Nonetheless, CommonSpirit reported an annual operating loss of $1.39 billion on revenue of $34.51 billion; in FY 2022, the health system reported an operating loss of $1.29 billion and revenue of $33.91 billion. Investment income of $1.03 billion in FY 2023 helped offset the operating loss; in FY 2022, CommonSpirit lost $971 million on investments. 

Salaries and benefits accounted for $18.3 billion of CommonSpirit’s operating expenses in FY 2023, a slight increase from the previous year. In the fourth quarter, the health system reduced its workforce by approximately 2,000 full-time employees in ancillary, support, and overhead functions but increased its clinical staff to keep up with higher volume levels. 

“Like the rest of the health care industry, CommonSpirit continues to be affected by inflation, the continued labor shortage, and challenging dynamics with payers,” said Dan Morissette, CommonSpirit Health’s chief financial officer. “Given those headwinds, we continue to focus on initiatives and opportunities that allow us to pursue growth, reduce costs, and increase efficiency, while at the same time investing appropriately in developing the workforce of the future.”

What else you need to know
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Hospitals’ online prices seldom match prices provided by phone for shoppable procedures, based on study findings published online by JAMA Internal Medicine. Researchers conducted a secret shopper survey of 60 U.S. hospitals, including 20 top-ranked hospitals, 20 nearby safety-net hospitals, and 20 other hospitals in the vicinity. They compared cash prices the hospitals posted online with estimates given to callers for two common procedures: vaginal childbirth and brain MRI. In all, 22 of the hospitals provided both online and phone prices for vaginal childbirth and 47 provided both types of prices for brain MRIs. Of these hospitals, 14% had a complete match between their online and phone prices for vaginal childbirth and 19% had a complete match between their online and phone prices for brain MRIs. In many instances, the difference in prices at the same hospital was 50% or more and in some cases exceeded 100%. 

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The Biden administration wants to remove medical debt from consumers’ credit reports. The Consumer Financial Protection Bureau announced that it has initiated a rule-making process to accomplish this goal, which would prohibit creditors from using information about medical collections when they assess borrowers’ credit applications for car loans and home mortgages and prevent debt collectors from leveraging the credit reporting system “to pressure consumers into paying questionable debts,” according to the CFPB. The bureau said its proposal would not keep creditors from obtaining medical bill information for other purposes, such as verifying the need for medical forbearances and evaluating loan applications to pay for medical services.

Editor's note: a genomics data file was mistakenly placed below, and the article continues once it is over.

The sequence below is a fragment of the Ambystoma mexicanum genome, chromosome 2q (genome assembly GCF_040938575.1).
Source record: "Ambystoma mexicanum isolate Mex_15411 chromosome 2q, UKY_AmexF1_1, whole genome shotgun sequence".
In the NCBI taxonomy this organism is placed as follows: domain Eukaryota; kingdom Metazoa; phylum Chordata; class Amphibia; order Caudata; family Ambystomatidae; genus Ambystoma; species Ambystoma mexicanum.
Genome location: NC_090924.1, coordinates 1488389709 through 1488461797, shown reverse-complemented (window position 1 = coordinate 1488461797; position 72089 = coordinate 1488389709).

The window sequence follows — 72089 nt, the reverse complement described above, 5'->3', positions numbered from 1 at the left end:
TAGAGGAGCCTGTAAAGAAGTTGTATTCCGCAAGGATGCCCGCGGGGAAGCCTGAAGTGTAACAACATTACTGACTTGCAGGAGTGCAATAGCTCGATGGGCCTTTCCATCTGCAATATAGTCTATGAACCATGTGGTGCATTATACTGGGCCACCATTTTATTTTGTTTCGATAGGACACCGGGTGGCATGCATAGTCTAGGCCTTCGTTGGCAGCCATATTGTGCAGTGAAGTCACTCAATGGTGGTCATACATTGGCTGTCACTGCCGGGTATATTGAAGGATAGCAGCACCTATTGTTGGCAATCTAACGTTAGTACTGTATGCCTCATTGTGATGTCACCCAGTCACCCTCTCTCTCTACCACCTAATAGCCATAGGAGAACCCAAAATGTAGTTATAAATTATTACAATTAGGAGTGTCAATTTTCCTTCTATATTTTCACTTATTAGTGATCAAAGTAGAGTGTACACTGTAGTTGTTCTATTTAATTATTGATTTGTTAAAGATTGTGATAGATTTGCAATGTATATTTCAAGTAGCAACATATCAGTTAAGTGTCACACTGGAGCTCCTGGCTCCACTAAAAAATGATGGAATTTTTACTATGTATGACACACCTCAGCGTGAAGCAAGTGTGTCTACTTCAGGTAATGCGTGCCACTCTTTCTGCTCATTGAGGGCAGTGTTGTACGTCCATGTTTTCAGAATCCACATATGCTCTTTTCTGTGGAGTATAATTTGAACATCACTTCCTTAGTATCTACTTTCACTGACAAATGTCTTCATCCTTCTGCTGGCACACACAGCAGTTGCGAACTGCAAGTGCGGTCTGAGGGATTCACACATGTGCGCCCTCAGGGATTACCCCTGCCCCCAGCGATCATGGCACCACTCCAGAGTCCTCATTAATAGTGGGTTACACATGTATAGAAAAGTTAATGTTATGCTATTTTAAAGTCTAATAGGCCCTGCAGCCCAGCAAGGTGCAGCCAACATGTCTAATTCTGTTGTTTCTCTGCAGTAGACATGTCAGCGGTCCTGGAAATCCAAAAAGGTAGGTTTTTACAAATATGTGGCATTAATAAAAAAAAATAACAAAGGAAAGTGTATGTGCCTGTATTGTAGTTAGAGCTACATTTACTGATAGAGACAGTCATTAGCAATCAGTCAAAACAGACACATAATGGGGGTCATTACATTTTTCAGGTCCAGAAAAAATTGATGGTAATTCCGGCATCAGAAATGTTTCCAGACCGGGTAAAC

American Physician Partners (APP) and affiliates filed for Chapter 11 bankruptcy protection. The Brentwood, Tenn.-based hospital staffing firm posted a statement on its website saying the filing would ”facilitate an orderly and efficient wind down of its business affairs following the transition of its clinical operations” at the end of July. Despite consistent increases in annual revenue, the company — which was founded in 2015 — had annual net losses ranging from $101 million to $148 million from 2019 through last year. The company’s chief restructuring officer attributed APP’s ongoing financial struggles to several factors, including ripple effects throughout the health care industry from the pandemic, rising labor costs, inflationary pressures, and the “problematic” regulatory implementation of the No Surprises Act. 

What we’re reading 
Medicare’s Historic Prescription Drug Price Negotiations. JAMA, 9.20.23
Federal Health Policy Requires Child Health Investment Focus. Health Affairs, 9.22.23
Improving US orthopedic care via patient-centric pathways. McKinsey & Company, 9.14.23